2.  Sue Spargo Eleganza perle 8 by Wonderfil

These threads are gorgeous. Sue Spargo developed the colours in conjunction with Wonderfil.  I used these threads for some of the embroidery on my #instastitchwithSue mystery quilt - see here. These threads are the same thickness as the DMC perle 8 above, and can be used for hand quilting.  However, they are justifiably more expensive than DMC perle 8.

3. Wonderfil Razzle and Dazzle 

Wonderfil have made some gorgeous shiny rayon threads that I like to use.

Razzle is perle 8 thickness and it comes in plain or variegated colours (top 5 threads in photo above).  It's quite difficult to control because it's rayon and therefore slippery, but it does give a lovely result as a special feature.  Remember to keep your thread length quite short because it does fray easily. I wouldn't attempt to quilt a whole quilt with it.

Dazzle is also perle 8 thickness and it has a built in sparkle! The great thing about this thread is that the sparkle is embedded and doesn't get in the way as you pull the needle through the fabric. I have quilted a whole dark quilt in a combination of Razzle and Dazzle and it was fine to use.

4. Valdani 12wt and 8wt

Some hand quilters just love Valdani and use it all the time.  It's very expensive in New Zealand, and not many shops stock it, so I only have one tray of 12wt that I bought online.  I like using it, but I'm not rushing out to buy more colours. I find that the 12wt is like a skinnier version of DMC perle 8. (Unlike DMC perle 12 which doesn't feel like a skinnier version of DMC perle 8.)

5. Aurifil 12wt and 28wt

I've saved the best til last! I have become an Aurifil convert over the past year.  I love the range of colours available and the different thread weights. 

I have their thread chart and can lay a true sample of the thread against fabrics to choose the right colours to order.  I started buying the 28wt to hand quilt my la passacaglia.  I knew perle 8 was going to be too thick for the tiny pieces in that quilt, so wanted a thinner thread that came in a range of colours.  

Aurifil's 28wt is very strong, and similar to Gutermann quilting cotton.See the bottom two threads in the photo above - Gutermann 40 quilting cotton (black) against Aurifil 28wt (blue).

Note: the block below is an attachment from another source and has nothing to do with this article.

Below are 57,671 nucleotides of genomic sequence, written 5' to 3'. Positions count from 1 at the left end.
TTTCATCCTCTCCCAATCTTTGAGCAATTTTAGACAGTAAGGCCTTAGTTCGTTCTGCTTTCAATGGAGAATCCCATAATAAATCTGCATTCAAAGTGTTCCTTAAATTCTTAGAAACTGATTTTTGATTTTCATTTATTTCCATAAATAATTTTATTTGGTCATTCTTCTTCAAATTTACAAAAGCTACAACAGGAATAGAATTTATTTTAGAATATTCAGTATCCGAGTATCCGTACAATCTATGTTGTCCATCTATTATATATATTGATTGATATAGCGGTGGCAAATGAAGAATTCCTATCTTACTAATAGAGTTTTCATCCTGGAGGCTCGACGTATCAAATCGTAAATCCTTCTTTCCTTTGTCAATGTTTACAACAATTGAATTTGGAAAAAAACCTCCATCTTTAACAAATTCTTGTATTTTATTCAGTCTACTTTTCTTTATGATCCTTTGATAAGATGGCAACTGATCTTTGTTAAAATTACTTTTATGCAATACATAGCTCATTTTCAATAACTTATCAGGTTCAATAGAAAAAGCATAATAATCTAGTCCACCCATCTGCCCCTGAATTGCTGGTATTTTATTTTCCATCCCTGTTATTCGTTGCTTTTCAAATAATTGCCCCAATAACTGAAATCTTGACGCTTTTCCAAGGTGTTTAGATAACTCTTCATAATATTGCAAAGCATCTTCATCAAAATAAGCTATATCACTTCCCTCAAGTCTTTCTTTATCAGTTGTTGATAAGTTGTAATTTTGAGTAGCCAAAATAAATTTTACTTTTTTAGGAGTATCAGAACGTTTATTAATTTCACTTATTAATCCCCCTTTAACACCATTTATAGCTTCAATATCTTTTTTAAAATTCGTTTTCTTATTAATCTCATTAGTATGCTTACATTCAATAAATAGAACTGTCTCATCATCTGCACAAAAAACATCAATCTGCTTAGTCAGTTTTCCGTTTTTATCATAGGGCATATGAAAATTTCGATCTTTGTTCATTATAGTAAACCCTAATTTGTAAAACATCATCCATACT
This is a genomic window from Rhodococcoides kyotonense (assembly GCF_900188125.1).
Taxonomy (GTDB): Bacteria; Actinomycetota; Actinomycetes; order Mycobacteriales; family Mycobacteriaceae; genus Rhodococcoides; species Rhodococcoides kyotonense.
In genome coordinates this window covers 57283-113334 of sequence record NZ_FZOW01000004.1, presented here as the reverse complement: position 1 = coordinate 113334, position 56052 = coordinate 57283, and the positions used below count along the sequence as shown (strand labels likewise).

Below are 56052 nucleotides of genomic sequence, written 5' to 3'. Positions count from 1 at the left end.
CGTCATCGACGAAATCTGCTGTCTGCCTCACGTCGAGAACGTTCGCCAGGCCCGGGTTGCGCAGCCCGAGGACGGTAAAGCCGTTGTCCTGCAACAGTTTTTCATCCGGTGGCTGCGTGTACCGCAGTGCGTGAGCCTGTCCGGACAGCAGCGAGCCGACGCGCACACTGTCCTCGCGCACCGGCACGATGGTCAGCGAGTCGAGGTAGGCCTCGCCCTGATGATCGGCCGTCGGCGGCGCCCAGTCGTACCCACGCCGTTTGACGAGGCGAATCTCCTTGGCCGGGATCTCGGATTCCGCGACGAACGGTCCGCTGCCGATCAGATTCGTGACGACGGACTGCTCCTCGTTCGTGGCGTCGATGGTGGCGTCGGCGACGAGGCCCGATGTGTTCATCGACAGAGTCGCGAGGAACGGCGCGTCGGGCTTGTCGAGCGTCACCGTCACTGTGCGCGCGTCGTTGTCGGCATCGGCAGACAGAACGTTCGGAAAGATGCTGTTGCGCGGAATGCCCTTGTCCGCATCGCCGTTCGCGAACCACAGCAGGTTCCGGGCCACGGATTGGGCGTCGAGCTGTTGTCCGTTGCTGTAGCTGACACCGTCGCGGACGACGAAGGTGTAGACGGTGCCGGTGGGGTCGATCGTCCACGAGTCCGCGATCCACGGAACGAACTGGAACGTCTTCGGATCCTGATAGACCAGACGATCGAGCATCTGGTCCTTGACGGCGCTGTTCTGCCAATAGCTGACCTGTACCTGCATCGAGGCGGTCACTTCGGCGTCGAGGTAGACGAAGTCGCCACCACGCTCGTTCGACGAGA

Aurifil's 12wt (teal thread on red spool above) is the same thickness as Valdani 12wt (pink ball).

I do like Aurifil's 12wt now and use it for most of my hand quilting.


top to bottom:

Wonderfil Razzle and Dazzle - these are the thickest.  Although the state they are equivalent to perle 8, I find them to be fractionally thicker.

DMC perle 8 and Sue Spargo Eleganza - these are both the same thickness - perle 8.

Valdani perle 12 and Aurifil 12wt - these are both the same thickness - perle 12 (thinner than perle 8).

Aurifil 28wt - thin and strong

Gutermann 40 wt - thinnest and what I use for sections that won't be seen. 

See the difference? click on the photo to enlarge it if necessary.

So that's the threads I use.  I hope that was helpful.  

As for other hand quilting necessities:

I use a Clover open sided thimble on the third finger of my top hand. I don't have anything on my other hand, and never seem to end up with callouses. 

I use Clover hera markers and my quilting ruler to mark my quilting lines (or sometimes a chalk pencil).

I use John James Chenille needles number 24 because they have big eyes to accommodate the thick threads, and very sharp points.  I use them for all the threads above because I'm used to them and like them.

I usually have 4 needles threaded at once so I can quilt an area before I have to move my hoop to a new area. 

I have a large round, wooden quilting hoop, and I always use it when I'm hand quilting.  It keeps my tension nice and even. My hoop is 18" diameter, and I wouldn't recommend going any larger unless you have very long forearms.  

I hope that covers everything.  If not, leave me a question below and I'll try to answer your question next time.  

Friday, 7 April 2017

Celebrate Hand Quilting

I belong to a large Facebook group called Celebrate Hand Quilting.  In fact I've recently become an administrator of the group.  That doesn't mean I'm an expert at hand quilting, it just means I know my way around Facebook and can admit new members if they demonstrate an interest in quilting.  There are almost 15,000 members of the group, and they are all interested in hand quilting.

DMC Perle 8

There have been some interesting discussions lately about how to keep hand quilting alive in a quilting scene increasingly dominated by long arm quilting.

Some of the issues our members have raised include include: